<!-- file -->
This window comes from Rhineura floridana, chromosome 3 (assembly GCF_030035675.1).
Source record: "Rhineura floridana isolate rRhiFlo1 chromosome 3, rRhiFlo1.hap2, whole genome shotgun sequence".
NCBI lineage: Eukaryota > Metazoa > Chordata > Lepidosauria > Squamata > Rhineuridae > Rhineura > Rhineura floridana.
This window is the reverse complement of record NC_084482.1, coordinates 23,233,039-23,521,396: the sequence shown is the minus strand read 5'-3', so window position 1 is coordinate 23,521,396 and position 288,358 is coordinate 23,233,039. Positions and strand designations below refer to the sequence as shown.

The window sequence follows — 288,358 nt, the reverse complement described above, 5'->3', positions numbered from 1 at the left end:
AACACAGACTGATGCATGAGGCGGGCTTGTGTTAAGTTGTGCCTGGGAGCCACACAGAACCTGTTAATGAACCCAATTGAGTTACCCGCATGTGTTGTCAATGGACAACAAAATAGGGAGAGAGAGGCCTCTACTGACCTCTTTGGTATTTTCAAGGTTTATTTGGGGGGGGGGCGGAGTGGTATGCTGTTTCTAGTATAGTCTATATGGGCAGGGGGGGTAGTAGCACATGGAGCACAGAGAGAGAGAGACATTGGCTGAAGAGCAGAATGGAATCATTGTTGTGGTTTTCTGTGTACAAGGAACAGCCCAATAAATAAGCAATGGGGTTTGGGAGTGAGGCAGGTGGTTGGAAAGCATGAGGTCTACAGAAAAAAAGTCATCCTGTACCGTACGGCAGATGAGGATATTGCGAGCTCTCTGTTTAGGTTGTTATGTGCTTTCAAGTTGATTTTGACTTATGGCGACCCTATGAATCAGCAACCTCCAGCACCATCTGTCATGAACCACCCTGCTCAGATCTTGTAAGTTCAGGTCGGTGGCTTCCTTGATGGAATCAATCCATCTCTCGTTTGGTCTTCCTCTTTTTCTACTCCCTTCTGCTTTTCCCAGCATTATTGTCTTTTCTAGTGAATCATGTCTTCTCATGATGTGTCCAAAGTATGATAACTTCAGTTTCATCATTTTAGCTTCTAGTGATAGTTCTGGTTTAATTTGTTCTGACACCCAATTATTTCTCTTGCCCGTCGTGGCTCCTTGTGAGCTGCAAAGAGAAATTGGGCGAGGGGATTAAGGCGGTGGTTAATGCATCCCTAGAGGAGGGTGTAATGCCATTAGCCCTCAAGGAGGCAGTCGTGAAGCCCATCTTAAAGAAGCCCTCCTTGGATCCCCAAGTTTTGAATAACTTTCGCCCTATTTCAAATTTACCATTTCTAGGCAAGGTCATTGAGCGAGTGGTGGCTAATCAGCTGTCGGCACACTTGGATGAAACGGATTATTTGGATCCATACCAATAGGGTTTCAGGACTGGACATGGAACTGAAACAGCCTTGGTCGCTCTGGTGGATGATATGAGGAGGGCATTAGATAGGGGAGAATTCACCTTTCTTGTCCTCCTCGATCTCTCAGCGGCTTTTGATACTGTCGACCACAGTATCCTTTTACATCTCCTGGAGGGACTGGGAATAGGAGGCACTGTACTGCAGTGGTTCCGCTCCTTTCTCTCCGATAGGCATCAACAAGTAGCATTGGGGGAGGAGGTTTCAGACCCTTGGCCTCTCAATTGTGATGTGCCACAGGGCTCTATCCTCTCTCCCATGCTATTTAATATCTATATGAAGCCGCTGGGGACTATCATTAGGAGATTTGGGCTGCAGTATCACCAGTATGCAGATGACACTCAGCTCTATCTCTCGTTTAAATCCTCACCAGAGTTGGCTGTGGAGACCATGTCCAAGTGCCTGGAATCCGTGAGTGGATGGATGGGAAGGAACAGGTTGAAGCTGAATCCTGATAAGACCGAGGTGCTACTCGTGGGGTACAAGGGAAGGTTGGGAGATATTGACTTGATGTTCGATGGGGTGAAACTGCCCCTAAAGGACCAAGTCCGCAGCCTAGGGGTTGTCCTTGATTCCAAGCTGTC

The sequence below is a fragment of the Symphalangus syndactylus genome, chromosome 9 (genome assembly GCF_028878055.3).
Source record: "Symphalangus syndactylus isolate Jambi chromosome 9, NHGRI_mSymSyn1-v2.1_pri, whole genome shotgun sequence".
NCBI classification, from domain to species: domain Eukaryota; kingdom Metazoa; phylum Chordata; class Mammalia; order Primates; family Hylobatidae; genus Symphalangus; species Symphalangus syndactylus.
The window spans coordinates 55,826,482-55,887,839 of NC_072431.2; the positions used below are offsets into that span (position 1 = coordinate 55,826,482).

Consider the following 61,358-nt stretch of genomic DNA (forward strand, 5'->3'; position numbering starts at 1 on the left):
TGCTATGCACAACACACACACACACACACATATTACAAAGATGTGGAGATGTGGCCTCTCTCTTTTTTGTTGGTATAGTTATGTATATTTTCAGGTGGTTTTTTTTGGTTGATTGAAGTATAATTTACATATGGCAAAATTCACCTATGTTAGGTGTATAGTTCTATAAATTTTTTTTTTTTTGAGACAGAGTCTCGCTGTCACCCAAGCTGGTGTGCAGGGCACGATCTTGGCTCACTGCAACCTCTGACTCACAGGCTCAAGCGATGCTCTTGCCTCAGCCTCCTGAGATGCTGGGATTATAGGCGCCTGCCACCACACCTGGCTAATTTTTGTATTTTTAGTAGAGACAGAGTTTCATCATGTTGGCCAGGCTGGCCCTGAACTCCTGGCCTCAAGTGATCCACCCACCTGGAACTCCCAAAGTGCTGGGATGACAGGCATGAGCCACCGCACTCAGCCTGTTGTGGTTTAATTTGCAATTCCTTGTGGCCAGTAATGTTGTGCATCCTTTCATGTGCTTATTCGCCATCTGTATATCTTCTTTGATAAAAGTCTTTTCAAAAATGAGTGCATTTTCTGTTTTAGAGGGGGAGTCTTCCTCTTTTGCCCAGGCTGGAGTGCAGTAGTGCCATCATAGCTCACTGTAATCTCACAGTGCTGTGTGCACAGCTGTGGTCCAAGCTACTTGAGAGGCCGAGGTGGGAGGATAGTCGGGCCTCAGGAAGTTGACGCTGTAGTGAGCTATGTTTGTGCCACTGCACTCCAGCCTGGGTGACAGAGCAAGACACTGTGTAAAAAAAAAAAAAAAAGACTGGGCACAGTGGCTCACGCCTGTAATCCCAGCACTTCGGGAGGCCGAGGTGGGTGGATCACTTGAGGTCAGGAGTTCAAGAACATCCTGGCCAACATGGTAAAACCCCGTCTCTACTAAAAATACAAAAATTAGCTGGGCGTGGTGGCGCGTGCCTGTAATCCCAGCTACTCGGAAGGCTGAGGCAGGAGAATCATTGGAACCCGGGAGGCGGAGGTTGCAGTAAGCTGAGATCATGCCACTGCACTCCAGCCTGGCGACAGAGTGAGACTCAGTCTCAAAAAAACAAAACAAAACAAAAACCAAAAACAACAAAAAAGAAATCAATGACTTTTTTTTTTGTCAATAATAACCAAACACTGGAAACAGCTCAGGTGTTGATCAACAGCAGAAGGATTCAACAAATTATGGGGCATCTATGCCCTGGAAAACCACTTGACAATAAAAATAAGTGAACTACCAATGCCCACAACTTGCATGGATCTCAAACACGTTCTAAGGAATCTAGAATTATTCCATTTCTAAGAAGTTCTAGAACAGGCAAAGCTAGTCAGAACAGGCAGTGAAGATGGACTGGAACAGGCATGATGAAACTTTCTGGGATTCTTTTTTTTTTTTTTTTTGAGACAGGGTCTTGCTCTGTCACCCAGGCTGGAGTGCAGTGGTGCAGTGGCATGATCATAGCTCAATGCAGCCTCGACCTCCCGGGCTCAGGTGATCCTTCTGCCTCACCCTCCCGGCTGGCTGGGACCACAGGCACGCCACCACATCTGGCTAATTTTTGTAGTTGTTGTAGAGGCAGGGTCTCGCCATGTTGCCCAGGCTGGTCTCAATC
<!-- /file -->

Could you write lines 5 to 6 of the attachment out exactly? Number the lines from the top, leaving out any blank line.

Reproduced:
The window sequence follows — 288,358 nt, the reverse complement described above, 5'->3', positions numbered from 1 at the left end:
AACACAGACTGATGCATGAGGCGGGCTTGTGTTAAGTTGTGCCTGGGAGCCACACAGAACCTGTTAATGAACCCAATTGAGTTACCCGCATGTGTTGTCAATGGACAACAAAATAGGGAGAGAGAGGCCTCTACTGACCTCTTTGGTATTTTCAAGGTTTATTTGGGGGGGGGGCGGAGTGGTATGCTGTTTCTAGTATAGTCTATATGGGCAGGGGGGGTAGTAGCACATGGAGCACAGAGAGAGAGAGACATTGGCTGAAGAGCAGAATGGAATCATTGTTGTGGTTTTCTGTGTACAAGGAACAGCCCAATAAATAAGCAATGGGGTTTGGGAGTGAGGCAGGTGGTTGGAAAGCATGAGGTCTACAGAAAAAAAGTCATCCTGTACCGTACGGCAGATGAGGATATTGCGAGCTCTCTGTTTAGGTTGTTATGTGCTTTCAAGTTGATTTTGACTTATGGCGACCCTATGAATCAGCAACCTCCAGCACCATCTGTCATGAACCACCCTGCTCAGATCTTGTAAGTTCAGGTCGGTGGCTTCCTTGATGGAATCAATCCATCTCTCGTTTGGTCTTCCTCTTTTTCTACTCCCTTCTGCTTTTCCCAGCATTATTGTCTTTTCTAGTGAATCATGTCTTCTCATGATGTGTCCAAAGTATGATAACTTCAGTTTCATCATTTTAGCTTCTAGTGATAGTTCTGGTTTAATTTGTTCTGACACCCAATTATTTCTCTTGCCCGTCGTGGCTCCTTGTGAGCTGCAAAGAGAAATTGGGCGAGGGGATTAAGGCGGTGGTTAATGCATCCCTAGAGGAGGGTGTAATGCCATTAGCCCTCAAGGAGGCAGTCGTGAAGCCCATCTTAAAGAAGCCCTCCTTGGATCCCCAAGTTTTGAATAACTTTCGCCCTATTTCAAATTTACCATTTCTAGGCAAGGTCATTGAGCGAGTGGTGGCTAATCAGCTGTCGGCACACTTGGATGAAACGGATTATTTGGATCCATACCAATAGGGTTTCAGGACTGGACATGGAACTGAAACAGCCTTGGTCGCTCTGGTGGATGATATGAGGAGGGCATTAGATAGGGGAGAATTCACCTTTCTTGTCCTCCTCGATCTCTCAGCGGCTTTTGATACTGTCGACCACAGTATCCTTTTACATCTCCTGGAGGGACTGGGAATAGGAGGCACTGTACTGCAGTGGTTCCGCTCCTTTCTCTCCGATAGGCATCAACAAGTAGCATTGGGGGAGGAGGTTTCAGACCCTTGGCCTCTCAATTGTGATGTGCCACAGGGCTCTATCCTCTCTCCCATGCTATTTAATATCTATATGAAGCCGCTGGGGACTATCATTAGGAGATTTGGGCTGCAGTATCACCAGTATGCAGATGACACTCAGCTCTATCTCTCGTTTAAATCCTCACCAGAGTTGGCTGTGGAGACCATGTCCAAGTGCCTGGAATCCGTGAGTGGATGGATGGGAAGGAACAGGTTGAAGCTGAATCCTGATAAGACCGAGGTGCTACTCGTGGGGTACAAGGGAAGGTTGGGAGATATTGACTTGATGTTCGATGGGGTGAAACTGCCCCTAAAGGACCAAGTCCGCAGCCTAGGGGTTGTCCTTGATTCCAAGCTGTC